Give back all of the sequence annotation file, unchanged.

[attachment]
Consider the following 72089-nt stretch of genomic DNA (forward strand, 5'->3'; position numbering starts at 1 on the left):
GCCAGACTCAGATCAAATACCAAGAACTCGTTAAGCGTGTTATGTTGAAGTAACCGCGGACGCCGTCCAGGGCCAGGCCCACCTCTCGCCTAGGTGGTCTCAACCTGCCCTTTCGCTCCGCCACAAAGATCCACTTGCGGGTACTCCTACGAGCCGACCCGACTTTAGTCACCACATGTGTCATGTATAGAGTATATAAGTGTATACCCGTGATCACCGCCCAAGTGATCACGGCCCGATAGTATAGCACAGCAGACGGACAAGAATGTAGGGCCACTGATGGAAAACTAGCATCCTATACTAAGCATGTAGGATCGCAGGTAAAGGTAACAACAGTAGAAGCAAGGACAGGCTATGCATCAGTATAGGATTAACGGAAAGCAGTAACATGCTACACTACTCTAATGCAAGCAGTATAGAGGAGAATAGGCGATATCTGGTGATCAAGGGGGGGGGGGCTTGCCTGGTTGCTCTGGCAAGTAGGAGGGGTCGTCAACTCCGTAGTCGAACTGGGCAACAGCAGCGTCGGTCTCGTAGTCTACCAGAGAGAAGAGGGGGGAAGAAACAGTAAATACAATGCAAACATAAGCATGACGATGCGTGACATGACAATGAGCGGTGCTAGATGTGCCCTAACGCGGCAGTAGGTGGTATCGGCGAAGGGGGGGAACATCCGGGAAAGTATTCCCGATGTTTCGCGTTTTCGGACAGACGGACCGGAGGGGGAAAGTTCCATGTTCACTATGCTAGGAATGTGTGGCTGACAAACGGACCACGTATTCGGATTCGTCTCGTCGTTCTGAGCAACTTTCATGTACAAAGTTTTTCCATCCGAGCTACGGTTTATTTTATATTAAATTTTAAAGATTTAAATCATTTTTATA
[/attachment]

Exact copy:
Consider the following 72089-nt stretch of genomic DNA (forward strand, 5'->3'; position numbering starts at 1 on the left):
GCCAGACTCAGATCAAATACCAAGAACTCGTTAAGCGTGTTATGTTGAAGTAACCGCGGACGCCGTCCAGGGCCAGGCCCACCTCTCGCCTAGGTGGTCTCAACCTGCCCTTTCGCTCCGCCACAAAGATCCACTTGCGGGTACTCCTACGAGCCGACCCGACTTTAGTCACCACATGTGTCATGTATAGAGTATATAAGTGTATACCCGTGATCACCGCCCAAGTGATCACGGCCCGATAGTATAGCACAGCAGACGGACAAGAATGTAGGGCCACTGATGGAAAACTAGCATCCTATACTAAGCATGTAGGATCGCAGGTAAAGGTAACAACAGTAGAAGCAAGGACAGGCTATGCATCAGTATAGGATTAACGGAAAGCAGTAACATGCTACACTACTCTAATGCAAGCAGTATAGAGGAGAATAGGCGATATCTGGTGATCAAGGGGGGGGGGGCTTGCCTGGTTGCTCTGGCAAGTAGGAGGGGTCGTCAACTCCGTAGTCGAACTGGGCAACAGCAGCGTCGGTCTCGTAGTCTACCAGAGAGAAGAGGGGGGAAGAAACAGTAAATACAATGCAAACATAAGCATGACGATGCGTGACATGACAATGAGCGGTGCTAGATGTGCCCTAACGCGGCAGTAGGTGGTATCGGCGAAGGGGGGGAACATCCGGGAAAGTATTCCCGATGTTTCGCGTTTTCGGACAGACGGACCGGAGGGGGAAAGTTCCATGTTCACTATGCTAGGAATGTGTGGCTGACAAACGGACCACGTATTCGGATTCGTCTCGTCGTTCTGAGCAACTTTCATGTACAAAGTTTTTCCATCCGAGCTACGGTTTATTTTATATTAAATTTTAAAGATTTAAATCATTTTTATA